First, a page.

Looking for farm relics, nothing in particular, I explored drawers in the master bedroom and lifted a crumbling journal. Kept it next to my mattress, carried it with me, read a couple entries while my friend took a freezing cold shower with a hose, spent time with it when he drove to the nearest town for more tools.
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The couple sat in his room. He leaned on the wall. He had movie posters taped to the walls. Hiking gear and military surplus littered the floor. She sat with her legs crossed on his desk chair. She held her head with her left hand. The diamond engagement ring glinted in the light. Her eyes were deep and brown and her dark hair framed her soft face. The only hardness was around her eyes.
“We already have an appointment for the fitting.”
“You can’t wear white.” He crossed his arms. He looked at his icon of the Virgin Mary on the wall. She sat under it.
“My mom and dad are paying for this, and you knew—”
“Well I knew, but you can’t wear white.”
“What will the other people think? What about your family?” She looked down at the floor. “This is my special day. Please,”
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There’s something wrong with him, the girl thought. Her mother had told her to never go near him, that he wasn’t all there. Her mother didn’t elaborate, but the girl knew. They were neighbors, and the boy lived with his mother, a woman who drove an old car. The woman didn’t work – there was something wrong with her, too, and she didn’t work. Sometimes the woman yelled at children on the sidewalk, calling them terrible names. The words coming from her mouth were shocking. The children would scream at her, taunting her, calling her old and fat. The woman once threw a mop at one of the children, a boy, but she missed.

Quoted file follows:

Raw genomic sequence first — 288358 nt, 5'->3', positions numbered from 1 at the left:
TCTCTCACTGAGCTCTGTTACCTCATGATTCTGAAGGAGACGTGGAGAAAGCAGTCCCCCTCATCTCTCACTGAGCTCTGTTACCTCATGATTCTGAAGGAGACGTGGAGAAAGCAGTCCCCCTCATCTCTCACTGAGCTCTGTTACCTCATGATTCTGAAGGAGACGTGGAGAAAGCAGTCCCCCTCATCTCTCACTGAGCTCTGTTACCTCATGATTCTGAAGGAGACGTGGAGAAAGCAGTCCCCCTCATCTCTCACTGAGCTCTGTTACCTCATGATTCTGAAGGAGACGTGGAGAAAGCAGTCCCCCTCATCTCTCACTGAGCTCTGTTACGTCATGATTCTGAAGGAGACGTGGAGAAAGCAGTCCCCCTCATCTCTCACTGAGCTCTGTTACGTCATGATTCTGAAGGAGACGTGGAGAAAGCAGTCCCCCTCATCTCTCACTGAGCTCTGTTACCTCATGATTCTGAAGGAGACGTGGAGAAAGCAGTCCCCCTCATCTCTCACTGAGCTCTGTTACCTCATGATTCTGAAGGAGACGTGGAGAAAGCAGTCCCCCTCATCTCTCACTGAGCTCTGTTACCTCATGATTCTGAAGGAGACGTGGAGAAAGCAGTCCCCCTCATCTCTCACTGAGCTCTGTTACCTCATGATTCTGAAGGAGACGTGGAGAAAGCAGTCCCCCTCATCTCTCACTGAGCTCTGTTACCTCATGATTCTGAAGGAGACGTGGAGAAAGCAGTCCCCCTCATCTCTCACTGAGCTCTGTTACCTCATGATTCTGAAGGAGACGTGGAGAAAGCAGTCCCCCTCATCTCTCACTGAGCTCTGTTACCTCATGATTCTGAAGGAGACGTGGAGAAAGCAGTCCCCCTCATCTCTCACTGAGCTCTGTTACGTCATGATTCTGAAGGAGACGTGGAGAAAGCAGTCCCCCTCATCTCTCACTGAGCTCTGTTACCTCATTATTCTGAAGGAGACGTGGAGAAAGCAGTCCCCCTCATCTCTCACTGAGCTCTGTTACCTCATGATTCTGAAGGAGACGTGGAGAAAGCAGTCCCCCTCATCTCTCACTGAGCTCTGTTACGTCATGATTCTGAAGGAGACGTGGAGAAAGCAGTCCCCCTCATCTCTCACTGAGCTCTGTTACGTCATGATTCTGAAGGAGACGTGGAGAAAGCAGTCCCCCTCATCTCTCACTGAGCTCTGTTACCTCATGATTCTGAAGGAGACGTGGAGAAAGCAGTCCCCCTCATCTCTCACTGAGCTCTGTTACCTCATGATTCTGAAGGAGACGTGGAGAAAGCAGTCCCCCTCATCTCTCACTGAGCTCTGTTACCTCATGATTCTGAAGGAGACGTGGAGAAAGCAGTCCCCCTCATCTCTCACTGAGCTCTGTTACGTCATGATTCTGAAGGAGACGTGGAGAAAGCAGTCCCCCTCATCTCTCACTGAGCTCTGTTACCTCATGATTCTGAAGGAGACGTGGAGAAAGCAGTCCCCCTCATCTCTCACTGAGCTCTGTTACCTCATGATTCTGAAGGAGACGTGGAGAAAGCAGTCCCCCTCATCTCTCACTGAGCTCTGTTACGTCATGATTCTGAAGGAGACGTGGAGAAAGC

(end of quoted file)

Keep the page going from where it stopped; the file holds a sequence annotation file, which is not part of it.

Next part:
He had a very light mustache that was trying hard not to grow, more a suggestion. There was sweat caught between the fuzz on his upper lip, he looked nervous.
Your mama’s hurt real bad and she needs you at the hospital, he said, her name twisting in his mouth. The girls around her parted, calling her name, waving, telling her they hoped her mother was alright.
You gotta come with me – your mama asked me to bring you with me, to the hospital. His words didn’t sound right, sounded like he wasn’t comfortable with them.
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‘A Higher Form of Necrophilia’ (translated by Slava Faybysh)
Ivan and his babushka sat down in a dusty, half-deserted bus. It smelled of exhaust fumes and singed pigskin. Ivan and his babushka were lucky: they had a whole seat to themselves, where some rust-blond foam padding was making its way out of a hole. Ivan was tearing at the foam and putting bitter little pieces in his mouth. Babushka was looking out through the scratched-up window remembering her youth. They were headed to the last stop, which was called “Brick Factory.” Until then, it was traffic jams, red lights, road rage and hundreds of people who weren’t wishing you well.
Just beyond the gloomy factory (which looked like a medieval fort) there was a graveyard. Whenever babushka walked past the concrete pipes and inhaled the scent of burning pitch, she always had the exact same question: “How can anyone work like this?” She had spent her whole life working with biological materials behind closed doors at the state research institute.
Well Ivan was thinking about how he didn’t feel like visiting his dedushka since he could no longer whittle him a pistol and a walkie-talkie out of wood scraps, which the repairmen would leave lying about the driveway after a visit. Ivan didn’t like Chinese pistols in colorful packaging because all the kids had those. The boy just knew that more secret knowledge was within his grasp, so he wanted absolutely nothing in common with anyone else. Babushka did not support this tendency of his, and periodically she told Ivan he was egotistical. The boy didn’t quite know what that word meant, but just in case, he would get angry and try to appear as unhappy as possible.